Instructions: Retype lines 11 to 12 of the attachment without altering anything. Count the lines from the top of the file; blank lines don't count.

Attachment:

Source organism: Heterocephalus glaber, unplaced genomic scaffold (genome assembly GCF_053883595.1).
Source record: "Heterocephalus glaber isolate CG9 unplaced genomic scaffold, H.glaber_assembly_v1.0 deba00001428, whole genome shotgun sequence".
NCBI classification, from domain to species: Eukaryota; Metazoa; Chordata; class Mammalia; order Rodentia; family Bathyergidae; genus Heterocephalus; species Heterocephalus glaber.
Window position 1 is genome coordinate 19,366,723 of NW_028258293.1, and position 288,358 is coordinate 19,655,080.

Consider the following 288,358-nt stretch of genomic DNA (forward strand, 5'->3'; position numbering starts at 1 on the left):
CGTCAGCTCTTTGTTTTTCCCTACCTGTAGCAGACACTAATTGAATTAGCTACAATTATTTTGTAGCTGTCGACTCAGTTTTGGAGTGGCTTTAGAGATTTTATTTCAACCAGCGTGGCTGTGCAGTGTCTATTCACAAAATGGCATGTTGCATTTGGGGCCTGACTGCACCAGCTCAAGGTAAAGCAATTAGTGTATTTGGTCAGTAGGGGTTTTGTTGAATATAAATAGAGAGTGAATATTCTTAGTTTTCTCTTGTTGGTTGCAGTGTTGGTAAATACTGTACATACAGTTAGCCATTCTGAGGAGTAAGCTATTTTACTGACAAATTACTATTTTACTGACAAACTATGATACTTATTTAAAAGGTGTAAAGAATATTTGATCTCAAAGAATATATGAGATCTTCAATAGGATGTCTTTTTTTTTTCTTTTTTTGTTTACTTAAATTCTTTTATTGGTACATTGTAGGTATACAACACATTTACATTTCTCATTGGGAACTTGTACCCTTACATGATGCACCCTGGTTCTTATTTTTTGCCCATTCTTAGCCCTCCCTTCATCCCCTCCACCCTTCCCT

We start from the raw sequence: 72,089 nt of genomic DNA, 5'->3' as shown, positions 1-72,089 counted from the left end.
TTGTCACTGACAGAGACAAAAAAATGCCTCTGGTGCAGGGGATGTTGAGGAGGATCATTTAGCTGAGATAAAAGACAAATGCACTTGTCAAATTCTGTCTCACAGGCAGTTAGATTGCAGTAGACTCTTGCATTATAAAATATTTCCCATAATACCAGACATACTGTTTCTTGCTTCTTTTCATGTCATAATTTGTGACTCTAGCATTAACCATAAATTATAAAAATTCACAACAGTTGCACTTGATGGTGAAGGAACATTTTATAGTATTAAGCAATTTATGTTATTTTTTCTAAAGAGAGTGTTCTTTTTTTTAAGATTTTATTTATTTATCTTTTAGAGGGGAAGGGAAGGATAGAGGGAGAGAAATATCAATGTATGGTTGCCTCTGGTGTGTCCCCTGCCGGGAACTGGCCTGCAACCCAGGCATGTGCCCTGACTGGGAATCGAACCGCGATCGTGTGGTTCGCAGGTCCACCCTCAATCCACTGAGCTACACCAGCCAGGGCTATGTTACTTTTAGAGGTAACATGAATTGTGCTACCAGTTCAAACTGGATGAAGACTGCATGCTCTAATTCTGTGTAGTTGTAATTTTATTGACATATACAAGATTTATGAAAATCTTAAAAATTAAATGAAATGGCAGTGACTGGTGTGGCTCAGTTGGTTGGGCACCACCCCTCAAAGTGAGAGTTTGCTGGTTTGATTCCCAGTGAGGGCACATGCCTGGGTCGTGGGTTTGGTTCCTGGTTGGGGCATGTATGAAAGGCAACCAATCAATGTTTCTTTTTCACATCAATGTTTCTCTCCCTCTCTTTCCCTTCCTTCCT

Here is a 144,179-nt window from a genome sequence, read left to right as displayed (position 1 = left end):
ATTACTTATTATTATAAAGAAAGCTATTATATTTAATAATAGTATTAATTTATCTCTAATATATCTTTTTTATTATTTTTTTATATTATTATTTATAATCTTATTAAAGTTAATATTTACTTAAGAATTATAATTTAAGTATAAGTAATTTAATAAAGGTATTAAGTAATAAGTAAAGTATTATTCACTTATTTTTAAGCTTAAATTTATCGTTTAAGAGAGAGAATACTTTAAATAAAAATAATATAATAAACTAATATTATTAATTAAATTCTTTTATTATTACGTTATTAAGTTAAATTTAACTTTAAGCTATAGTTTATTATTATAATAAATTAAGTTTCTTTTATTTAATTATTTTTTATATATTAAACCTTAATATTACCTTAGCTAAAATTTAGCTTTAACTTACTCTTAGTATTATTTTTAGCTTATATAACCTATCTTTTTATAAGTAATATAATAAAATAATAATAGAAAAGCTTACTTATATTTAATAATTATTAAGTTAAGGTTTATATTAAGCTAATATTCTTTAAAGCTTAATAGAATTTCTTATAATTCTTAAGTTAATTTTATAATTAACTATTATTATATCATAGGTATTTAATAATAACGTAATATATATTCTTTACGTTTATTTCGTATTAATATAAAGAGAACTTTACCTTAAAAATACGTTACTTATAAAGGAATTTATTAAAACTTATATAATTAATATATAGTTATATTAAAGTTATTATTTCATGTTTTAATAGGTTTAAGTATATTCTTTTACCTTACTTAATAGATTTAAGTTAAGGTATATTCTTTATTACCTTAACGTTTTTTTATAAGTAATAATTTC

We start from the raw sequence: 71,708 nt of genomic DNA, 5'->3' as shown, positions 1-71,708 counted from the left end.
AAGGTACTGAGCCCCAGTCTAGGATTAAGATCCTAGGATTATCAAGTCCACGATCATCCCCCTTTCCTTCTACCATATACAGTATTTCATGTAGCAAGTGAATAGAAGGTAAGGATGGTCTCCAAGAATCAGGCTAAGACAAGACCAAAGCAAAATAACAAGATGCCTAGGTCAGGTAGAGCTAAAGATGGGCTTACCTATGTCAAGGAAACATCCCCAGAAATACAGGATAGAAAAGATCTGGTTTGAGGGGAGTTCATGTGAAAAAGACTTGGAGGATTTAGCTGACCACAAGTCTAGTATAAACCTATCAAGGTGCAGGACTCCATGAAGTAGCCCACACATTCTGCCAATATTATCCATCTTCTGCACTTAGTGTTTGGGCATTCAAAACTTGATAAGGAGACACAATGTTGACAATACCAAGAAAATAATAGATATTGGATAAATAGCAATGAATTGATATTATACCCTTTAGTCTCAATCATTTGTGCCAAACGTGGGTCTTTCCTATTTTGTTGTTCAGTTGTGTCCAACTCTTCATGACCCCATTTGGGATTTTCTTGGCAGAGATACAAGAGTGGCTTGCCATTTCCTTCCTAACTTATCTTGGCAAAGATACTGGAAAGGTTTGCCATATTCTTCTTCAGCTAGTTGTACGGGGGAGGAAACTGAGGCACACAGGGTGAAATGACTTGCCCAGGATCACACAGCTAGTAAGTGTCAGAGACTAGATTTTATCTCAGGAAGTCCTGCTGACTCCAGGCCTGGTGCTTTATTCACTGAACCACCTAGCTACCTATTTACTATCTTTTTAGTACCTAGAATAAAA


We start from the raw sequence: 71,708 nt of genomic DNA, 5'->3' as shown, positions 1-71,708 counted from the left end.
AAGGTACTGAGCCCCAGTCTAGGATTAAGATCCTAGGATTATCAAGTCCACGATCATCCCCCTTTCCTTCTACCATATACAGTATTTCATGTAGCAAGTGAATAGAAGGTAAGGATGGTCTCCAAGAATCAGGCTAAGACAAGACCAAAGCAAAATAACAAGATGCCTAGGTCAGGTAGAGCTAAAGATGGGCTTACCTATGTCAAGGAAACATCCCCAGAAATACAGGATAGAAAAGATCTGGTTTGAGGGGAGTTCATGTGAAAAAGACTTGGAGGATTTAGCTGACCACAAGTCTAGTATAAACCTATCAAGGTGCAGGACTCCATGAAGTAGCCCACACATTCTGCCAATATTATCCATCTTCTGCACTTAGTGTTTGGGCATTCAAAACTTGATAAGGAGACACAATGTTGACAATACCAAGAAAATAATAGATATTGGATAAATAGCAATGAATTGATATTATACCCTTTAGTCTCAATCATTTGTGCCAAACGTGGGTCTTTCCTATTTTGTTGTTCAGTTGTGTCCAACTCTTCATGACCCCATTTGGGATTTTCTTGGCAGAGATACAAGAGTGGCTTGCCATTTCCTTCCTAACTTATCTTGGCAAAGATACTGGAAAGGTTTGCCATATTCTTCTTCAGCTAGTTGTACGGGGGAGGAAACTGAGGCACACAGGGTGAAATGACTTGCCCAGGATCACACAGCTAGTAAGTGTCAGAGACTAGATTTTATCTCAGGAAGTCCTGCTGACTCCAGGCCTGGTGCTTTATTCACTGAACCACCTAGCTACCTATTTACTATCTTTTTAGTACCTAGAATAAAA